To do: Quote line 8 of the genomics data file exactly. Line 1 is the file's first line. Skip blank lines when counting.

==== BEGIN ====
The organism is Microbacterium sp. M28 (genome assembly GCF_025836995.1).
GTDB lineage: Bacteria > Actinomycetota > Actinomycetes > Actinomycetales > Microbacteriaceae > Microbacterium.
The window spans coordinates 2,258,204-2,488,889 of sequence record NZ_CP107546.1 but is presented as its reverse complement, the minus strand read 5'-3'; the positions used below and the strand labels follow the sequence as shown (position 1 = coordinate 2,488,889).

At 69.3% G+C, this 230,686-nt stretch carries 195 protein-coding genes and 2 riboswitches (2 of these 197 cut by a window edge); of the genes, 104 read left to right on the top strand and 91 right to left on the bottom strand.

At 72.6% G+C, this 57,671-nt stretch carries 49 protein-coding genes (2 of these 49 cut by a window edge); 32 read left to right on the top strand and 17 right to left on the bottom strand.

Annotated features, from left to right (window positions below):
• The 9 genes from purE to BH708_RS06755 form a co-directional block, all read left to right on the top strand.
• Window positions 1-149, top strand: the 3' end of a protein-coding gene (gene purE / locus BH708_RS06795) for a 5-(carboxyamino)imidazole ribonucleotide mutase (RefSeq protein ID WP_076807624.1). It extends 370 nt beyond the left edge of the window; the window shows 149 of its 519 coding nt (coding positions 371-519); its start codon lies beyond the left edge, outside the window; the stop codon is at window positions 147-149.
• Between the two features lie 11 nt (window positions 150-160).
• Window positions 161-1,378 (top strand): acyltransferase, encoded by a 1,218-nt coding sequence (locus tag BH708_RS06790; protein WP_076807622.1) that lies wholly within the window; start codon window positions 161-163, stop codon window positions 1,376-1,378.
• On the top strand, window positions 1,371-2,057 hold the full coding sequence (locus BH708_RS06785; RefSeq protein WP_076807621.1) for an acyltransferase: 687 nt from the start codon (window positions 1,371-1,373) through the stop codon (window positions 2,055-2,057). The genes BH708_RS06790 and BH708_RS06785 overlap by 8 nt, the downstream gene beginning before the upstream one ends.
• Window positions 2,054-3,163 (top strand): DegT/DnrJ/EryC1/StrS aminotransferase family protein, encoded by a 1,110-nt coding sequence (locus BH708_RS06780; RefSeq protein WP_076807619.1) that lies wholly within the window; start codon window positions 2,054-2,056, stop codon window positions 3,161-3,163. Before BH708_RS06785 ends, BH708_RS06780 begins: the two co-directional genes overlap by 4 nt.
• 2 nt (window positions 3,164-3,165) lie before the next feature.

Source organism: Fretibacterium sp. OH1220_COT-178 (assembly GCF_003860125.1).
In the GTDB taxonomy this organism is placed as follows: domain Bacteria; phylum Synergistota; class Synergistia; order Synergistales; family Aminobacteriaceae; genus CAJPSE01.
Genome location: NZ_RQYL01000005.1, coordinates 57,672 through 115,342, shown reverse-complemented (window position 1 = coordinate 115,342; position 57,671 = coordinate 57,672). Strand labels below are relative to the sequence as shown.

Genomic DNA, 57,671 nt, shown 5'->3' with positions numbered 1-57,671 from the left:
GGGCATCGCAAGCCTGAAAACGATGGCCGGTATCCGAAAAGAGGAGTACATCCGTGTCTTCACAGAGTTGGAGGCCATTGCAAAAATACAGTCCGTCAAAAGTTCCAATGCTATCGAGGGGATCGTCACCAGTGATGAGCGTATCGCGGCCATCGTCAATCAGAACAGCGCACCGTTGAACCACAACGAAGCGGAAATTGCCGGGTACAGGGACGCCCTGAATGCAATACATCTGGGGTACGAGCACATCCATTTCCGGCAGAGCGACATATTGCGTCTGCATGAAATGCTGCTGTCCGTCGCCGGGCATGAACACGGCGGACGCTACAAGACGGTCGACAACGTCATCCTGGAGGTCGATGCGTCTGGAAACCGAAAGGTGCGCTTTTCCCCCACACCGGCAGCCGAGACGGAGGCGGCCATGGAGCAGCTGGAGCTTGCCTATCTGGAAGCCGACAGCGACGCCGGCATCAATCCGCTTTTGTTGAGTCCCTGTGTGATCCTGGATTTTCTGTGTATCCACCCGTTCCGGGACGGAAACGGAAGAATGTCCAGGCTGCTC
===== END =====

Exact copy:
• Window positions 1-149, top strand: the 3' end of a protein-coding gene (gene purE / locus BH708_RS06795) for a 5-(carboxyamino)imidazole ribonucleotide mutase (RefSeq protein ID WP_076807624.1). It extends 370 nt beyond the left edge of the window; the window shows 149 of its 519 coding nt (coding positions 371-519); its start codon lies beyond the left edge, outside the window; the stop codon is at window positions 147-149.